Open Interest is the total number of outstanding contracts that are held by market participants at the end of each day. Where volume measures the pressure or intensity behind a price trend, open interest measures the flow of money into the futures market. For each seller of a futures contract, there must be a buyer of that contract. Thus, a seller and a buyer combine to create only one contract. Therefore, to determine the total open interest for any given market we need only to know the totals from one side or the other, buyers or sellers, not the sum of both.
Each trade completed on the floor of a futures exchange has an impact on the level of open interest for that day. For example, if both parties to the trade are initiating a new position (one new buyer and one new seller), open interest will increase by one contract. If both traders are closing an existing or old position ( one old buyer and one old seller) open interest will decline by one contract. The third and final possibility is one old trader passing off his position to a new trader ( one old buyer sells to one new buyer). In this case, the open interest will not change. By monitoring the changes in the open interest figures at the end of each trading day, some conclusions about the day’s activity can be drawn. Increasing open interest means that new money is flowing into the marketplace. The result will be that the present trend (up, down, or sideways) will continue. Declining open interest means that the market is liquidating and implies that the prevailing price trend is coming to an end. A knowledge of open interest can prove useful toward the end of major market moves. A leveling off of steadily increasing open interest following a sustained price advance is often an early warning of the end of an up-trending or bull market.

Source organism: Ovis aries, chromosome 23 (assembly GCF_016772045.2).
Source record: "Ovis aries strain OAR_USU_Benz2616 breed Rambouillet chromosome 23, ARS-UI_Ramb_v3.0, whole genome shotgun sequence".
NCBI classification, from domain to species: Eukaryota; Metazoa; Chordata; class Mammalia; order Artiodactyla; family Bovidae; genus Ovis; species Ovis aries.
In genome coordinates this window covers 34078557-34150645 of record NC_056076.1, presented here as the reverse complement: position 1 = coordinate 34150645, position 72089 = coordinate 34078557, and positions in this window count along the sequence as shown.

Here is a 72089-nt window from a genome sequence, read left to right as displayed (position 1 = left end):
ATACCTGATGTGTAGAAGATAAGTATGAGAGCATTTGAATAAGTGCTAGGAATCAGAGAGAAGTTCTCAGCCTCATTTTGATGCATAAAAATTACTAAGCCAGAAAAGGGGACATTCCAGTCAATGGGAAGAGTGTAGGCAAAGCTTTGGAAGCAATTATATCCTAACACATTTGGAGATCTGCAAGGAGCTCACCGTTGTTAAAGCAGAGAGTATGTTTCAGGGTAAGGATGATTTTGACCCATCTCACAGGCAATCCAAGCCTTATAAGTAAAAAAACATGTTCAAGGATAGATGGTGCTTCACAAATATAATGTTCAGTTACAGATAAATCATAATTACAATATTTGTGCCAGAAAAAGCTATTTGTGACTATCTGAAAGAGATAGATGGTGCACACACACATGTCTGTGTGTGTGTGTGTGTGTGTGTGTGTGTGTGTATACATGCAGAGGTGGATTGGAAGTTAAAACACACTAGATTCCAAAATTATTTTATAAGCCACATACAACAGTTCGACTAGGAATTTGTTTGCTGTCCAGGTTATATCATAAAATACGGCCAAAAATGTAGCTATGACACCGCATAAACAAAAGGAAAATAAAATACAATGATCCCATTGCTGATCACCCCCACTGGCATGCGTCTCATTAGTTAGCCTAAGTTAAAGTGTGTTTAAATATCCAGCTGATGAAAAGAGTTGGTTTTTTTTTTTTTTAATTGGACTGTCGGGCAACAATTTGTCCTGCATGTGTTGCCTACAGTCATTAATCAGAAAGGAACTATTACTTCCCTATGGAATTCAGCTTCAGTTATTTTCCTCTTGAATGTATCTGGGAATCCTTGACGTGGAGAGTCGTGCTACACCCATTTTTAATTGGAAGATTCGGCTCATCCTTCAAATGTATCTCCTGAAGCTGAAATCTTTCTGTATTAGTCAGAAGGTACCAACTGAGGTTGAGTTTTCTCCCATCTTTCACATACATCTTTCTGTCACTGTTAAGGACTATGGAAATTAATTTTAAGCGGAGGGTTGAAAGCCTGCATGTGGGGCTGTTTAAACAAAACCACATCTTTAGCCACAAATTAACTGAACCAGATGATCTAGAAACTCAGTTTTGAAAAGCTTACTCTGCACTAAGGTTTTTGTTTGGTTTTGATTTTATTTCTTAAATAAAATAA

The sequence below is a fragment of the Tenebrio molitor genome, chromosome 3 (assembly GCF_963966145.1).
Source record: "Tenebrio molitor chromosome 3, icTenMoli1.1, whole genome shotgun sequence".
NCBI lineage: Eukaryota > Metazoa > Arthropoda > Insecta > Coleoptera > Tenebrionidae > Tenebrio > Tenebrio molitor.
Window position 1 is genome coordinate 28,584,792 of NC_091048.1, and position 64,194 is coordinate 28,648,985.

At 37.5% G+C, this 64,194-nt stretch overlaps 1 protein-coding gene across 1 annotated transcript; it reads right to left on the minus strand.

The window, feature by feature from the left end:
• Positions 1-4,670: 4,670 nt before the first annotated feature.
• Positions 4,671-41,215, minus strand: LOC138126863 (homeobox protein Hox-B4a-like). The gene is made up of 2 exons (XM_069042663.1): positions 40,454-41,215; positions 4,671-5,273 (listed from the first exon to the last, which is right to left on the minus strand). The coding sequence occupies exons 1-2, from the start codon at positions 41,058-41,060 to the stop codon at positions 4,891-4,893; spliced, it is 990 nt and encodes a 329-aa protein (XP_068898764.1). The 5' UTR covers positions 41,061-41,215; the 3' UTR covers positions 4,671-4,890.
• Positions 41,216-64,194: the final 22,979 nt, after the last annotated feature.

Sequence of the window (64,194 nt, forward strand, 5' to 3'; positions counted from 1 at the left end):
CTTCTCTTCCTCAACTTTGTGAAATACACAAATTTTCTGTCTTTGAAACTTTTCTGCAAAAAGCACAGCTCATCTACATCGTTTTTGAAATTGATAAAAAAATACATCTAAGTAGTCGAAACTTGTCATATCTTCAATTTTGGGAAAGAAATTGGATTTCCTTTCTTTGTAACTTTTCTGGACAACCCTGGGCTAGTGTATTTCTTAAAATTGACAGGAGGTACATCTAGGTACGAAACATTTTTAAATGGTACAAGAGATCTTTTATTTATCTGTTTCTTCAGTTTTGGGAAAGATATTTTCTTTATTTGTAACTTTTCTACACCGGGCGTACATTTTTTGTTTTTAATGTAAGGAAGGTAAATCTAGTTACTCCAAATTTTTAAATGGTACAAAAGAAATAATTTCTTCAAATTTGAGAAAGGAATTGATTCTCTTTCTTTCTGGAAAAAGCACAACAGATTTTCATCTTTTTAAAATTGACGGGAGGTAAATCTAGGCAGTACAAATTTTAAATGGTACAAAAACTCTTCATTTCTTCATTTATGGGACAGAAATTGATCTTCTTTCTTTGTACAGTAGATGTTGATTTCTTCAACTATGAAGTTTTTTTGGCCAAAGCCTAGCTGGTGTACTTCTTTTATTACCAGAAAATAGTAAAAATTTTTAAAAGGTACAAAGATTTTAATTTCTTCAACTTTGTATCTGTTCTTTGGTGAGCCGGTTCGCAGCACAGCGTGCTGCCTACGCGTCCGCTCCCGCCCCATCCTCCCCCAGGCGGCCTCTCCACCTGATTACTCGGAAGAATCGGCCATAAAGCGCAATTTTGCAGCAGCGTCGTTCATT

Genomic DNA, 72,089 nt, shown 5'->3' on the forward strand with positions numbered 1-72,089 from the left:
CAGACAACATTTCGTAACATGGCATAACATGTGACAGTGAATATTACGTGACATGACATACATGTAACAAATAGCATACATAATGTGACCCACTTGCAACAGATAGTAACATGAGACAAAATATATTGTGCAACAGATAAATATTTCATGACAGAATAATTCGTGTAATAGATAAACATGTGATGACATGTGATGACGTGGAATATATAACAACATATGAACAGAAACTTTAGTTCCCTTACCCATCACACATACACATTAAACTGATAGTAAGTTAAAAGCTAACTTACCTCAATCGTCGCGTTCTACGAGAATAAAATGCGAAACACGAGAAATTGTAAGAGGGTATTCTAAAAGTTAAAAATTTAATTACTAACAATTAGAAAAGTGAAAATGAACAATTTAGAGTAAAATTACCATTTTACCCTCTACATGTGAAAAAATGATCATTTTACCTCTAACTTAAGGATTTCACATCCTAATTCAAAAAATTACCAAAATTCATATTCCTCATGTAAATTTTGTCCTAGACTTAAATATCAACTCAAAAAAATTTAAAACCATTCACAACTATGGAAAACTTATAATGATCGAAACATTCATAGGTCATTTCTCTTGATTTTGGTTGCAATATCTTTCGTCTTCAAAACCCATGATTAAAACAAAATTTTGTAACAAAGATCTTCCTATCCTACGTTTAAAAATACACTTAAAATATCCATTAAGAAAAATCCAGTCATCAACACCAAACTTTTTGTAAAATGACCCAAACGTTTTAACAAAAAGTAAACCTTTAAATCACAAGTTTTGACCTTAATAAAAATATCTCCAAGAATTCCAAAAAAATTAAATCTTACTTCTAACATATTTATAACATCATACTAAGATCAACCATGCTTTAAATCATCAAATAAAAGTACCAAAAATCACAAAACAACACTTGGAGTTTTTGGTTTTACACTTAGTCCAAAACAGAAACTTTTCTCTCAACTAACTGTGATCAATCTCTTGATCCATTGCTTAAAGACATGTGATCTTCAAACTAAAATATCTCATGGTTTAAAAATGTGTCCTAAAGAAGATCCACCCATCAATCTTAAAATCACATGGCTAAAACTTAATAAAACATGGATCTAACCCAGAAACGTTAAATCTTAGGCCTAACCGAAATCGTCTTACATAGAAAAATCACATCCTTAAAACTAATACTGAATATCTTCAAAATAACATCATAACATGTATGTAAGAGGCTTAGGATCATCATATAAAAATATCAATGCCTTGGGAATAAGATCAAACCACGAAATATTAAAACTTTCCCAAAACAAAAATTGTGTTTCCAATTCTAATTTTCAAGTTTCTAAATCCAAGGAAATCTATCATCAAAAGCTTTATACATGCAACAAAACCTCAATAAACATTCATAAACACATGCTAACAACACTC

The relationship between the prevailing price trend, volume, and open interest can be summarized in the following table.